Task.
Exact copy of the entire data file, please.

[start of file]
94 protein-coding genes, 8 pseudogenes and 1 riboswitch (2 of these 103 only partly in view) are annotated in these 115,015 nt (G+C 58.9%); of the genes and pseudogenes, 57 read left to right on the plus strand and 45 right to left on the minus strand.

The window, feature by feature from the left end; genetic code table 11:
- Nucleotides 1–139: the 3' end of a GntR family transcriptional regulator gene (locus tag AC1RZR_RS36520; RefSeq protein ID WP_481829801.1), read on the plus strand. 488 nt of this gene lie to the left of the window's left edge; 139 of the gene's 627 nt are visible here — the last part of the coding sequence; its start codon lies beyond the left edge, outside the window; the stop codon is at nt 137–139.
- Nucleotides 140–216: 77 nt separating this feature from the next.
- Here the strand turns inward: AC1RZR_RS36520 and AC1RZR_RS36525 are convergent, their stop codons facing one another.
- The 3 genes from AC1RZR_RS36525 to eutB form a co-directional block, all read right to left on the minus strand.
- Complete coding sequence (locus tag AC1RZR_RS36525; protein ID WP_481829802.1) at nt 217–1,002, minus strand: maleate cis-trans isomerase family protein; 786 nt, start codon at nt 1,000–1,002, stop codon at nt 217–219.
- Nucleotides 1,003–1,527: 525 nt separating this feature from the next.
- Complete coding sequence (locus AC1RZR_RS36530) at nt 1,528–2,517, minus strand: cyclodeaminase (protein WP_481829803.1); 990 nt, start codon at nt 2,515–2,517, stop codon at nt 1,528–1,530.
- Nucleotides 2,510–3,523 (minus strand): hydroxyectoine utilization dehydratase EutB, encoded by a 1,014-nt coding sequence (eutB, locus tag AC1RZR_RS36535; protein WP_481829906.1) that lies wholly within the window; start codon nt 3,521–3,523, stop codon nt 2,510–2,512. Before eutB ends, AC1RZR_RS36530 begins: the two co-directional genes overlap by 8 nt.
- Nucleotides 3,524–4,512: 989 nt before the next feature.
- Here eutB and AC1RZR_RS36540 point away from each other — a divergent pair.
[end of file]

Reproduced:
94 protein-coding genes, 8 pseudogenes and 1 riboswitch (2 of these 103 only partly in view) are annotated in these 115,015 nt (G+C 58.9%); of the genes and pseudogenes, 57 read left to right on the plus strand and 45 right to left on the minus strand.

The window, feature by feature from the left end; genetic code table 11:
- Nucleotides 1–139: the 3' end of a GntR family transcriptional regulator gene (locus tag AC1RZR_RS36520; RefSeq protein ID WP_481829801.1), read on the plus strand. 488 nt of this gene lie to the left of the window's left edge; 139 of the gene's 627 nt are visible here — the last part of the coding sequence; its start codon lies beyond the left edge, outside the window; the stop codon is at nt 137–139.
- Nucleotides 140–216: 77 nt separating this feature from the next.
- Here the strand turns inward: AC1RZR_RS36520 and AC1RZR_RS36525 are convergent, their stop codons facing one another.
- The 3 genes from AC1RZR_RS36525 to eutB form a co-directional block, all read right to left on the minus strand.
- Complete coding sequence (locus tag AC1RZR_RS36525; protein ID WP_481829802.1) at nt 217–1,002, minus strand: maleate cis-trans isomerase family protein; 786 nt, start codon at nt 1,000–1,002, stop codon at nt 217–219.
- Nucleotides 1,003–1,527: 525 nt separating this feature from the next.
- Complete coding sequence (locus AC1RZR_RS36530) at nt 1,528–2,517, minus strand: cyclodeaminase (protein WP_481829803.1); 990 nt, start codon at nt 2,515–2,517, stop codon at nt 1,528–1,530.
- Nucleotides 2,510–3,523 (minus strand): hydroxyectoine utilization dehydratase EutB, encoded by a 1,014-nt coding sequence (eutB, locus tag AC1RZR_RS36535; protein WP_481829906.1) that lies wholly within the window; start codon nt 3,521–3,523, stop codon nt 2,510–2,512. Before eutB ends, AC1RZR_RS36530 begins: the two co-directional genes overlap by 8 nt.
- Nucleotides 3,524–4,512: 989 nt before the next feature.
- Here eutB and AC1RZR_RS36540 point away from each other — a divergent pair.